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  • Writer's pictureGrace Lafferty

Gut-oriented disease modifying therapy for Parkinson’s disease

In recent years, a potential relationship has been identified between the commensal (healthy) bacteria in the gut and the brain, which is hypothesized to be capable of influencing neurodevelopment, brain function, and health (Klann et al., 2022). This communication is frequently termed the gut-brain axis, and serves to link emotional and cognitive centers of the brain with peripheral intestinal functions (Carabotti et al., 2015).



Figure 1. Routes across the gut-brain axis. (Lin et al., 2013)


As remarked by figure 1, there are many pathways in which microbiota can influence neurological function, including direct absorption through the gut-blood/lymphatic-brain pathways, local signaling to immune cells, and vagal retrograde signaling pathways (Lin et al., 2023). The imbalance of gut microbiota may be involved in the promotion of PD neuropathology and neurodegeneration through these pathways, resulting in impaired brain function and behavior (Dinan & Cryan, 2017). Many studies remark the reduced presence of various anti-inflammatory and short-chain fatty acid (SCFA)-producing bacteria in PD patients when compared to controls (Cirstea et al., 2021). These changes in microbiota also correlate with the progression of PD, as a decrease in SCFA-producing microbiota and increase in pro-inflammatory bacteria correlate with motor and cognitive severity in patients (Lin et al., 2023).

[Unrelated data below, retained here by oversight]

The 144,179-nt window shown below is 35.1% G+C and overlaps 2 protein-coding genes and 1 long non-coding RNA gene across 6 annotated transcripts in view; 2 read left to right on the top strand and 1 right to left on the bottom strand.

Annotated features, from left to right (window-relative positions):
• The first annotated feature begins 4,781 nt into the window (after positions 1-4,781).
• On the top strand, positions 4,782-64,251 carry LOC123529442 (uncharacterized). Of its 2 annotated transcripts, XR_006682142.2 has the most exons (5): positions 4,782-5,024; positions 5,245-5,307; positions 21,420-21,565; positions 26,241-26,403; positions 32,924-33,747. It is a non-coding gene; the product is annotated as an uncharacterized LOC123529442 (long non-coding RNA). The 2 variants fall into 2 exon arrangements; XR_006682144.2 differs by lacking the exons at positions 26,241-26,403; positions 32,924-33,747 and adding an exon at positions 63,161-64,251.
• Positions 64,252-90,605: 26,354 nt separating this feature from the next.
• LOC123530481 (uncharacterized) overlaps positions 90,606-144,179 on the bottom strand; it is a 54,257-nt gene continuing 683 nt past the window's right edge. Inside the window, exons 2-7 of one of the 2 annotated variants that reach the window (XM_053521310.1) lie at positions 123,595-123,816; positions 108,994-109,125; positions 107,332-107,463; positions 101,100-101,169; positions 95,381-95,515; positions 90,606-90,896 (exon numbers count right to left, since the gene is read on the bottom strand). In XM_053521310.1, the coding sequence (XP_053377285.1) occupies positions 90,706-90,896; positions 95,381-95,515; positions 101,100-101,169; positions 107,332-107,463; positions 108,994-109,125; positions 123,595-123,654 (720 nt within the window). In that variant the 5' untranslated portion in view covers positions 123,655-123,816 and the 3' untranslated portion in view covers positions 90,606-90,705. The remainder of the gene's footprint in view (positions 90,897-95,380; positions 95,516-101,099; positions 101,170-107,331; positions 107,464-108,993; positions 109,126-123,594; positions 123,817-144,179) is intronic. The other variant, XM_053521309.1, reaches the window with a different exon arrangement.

This mounting evidence has highlighted the importance of bacteria in the regulation of PD pathogenesis, and has led to the development of various interventions to target this axis, with the hopes of modifying the course of disease (Lin et al., 2023). These interventions include:


1. Probiotics

While still requiring further investigation, there is evidence that certain probiotics can modify the gut microbiota in a way that prevents the bacterial imbalance (dysbiosis) that causes the neurodegeneration associated with PD (Lin et al., 2023). Specifically, certain probiotics have been shown to reduce inflammation involved in neuroinflammation which is one of the causal factors of neurodegeneration (Lin et al., 2023). Most notably, various probiotics can reduce the loss of dopaminergic neurons which is the main hallmark of PD (Tan et al., 2020).


2. Prebiotics

Prebiotics are specific ingredients in food that specifically trigger the growth of selective types of bacteria in the gut (Lin et al., 2023). In regards to the reduction in SCFA-producing bacteria seen in PD patients, it was actually found that certain prebiotic fibers could rectify this loss.


3. Synbiotics

The combination of a probiotic with a prebiotic is called a synbiotic. Synbiotics work by favoring the growth of certain probiotic microorganisms. A specific example is the combination of polymannuronic acid, a prebiotic, and Lacticaseibacillus ramnosus GG, a probiotic, which has been shown to alleviate dopaminergic neuronal loss and improve locomotor function in PD mice (Lin et al., 2023).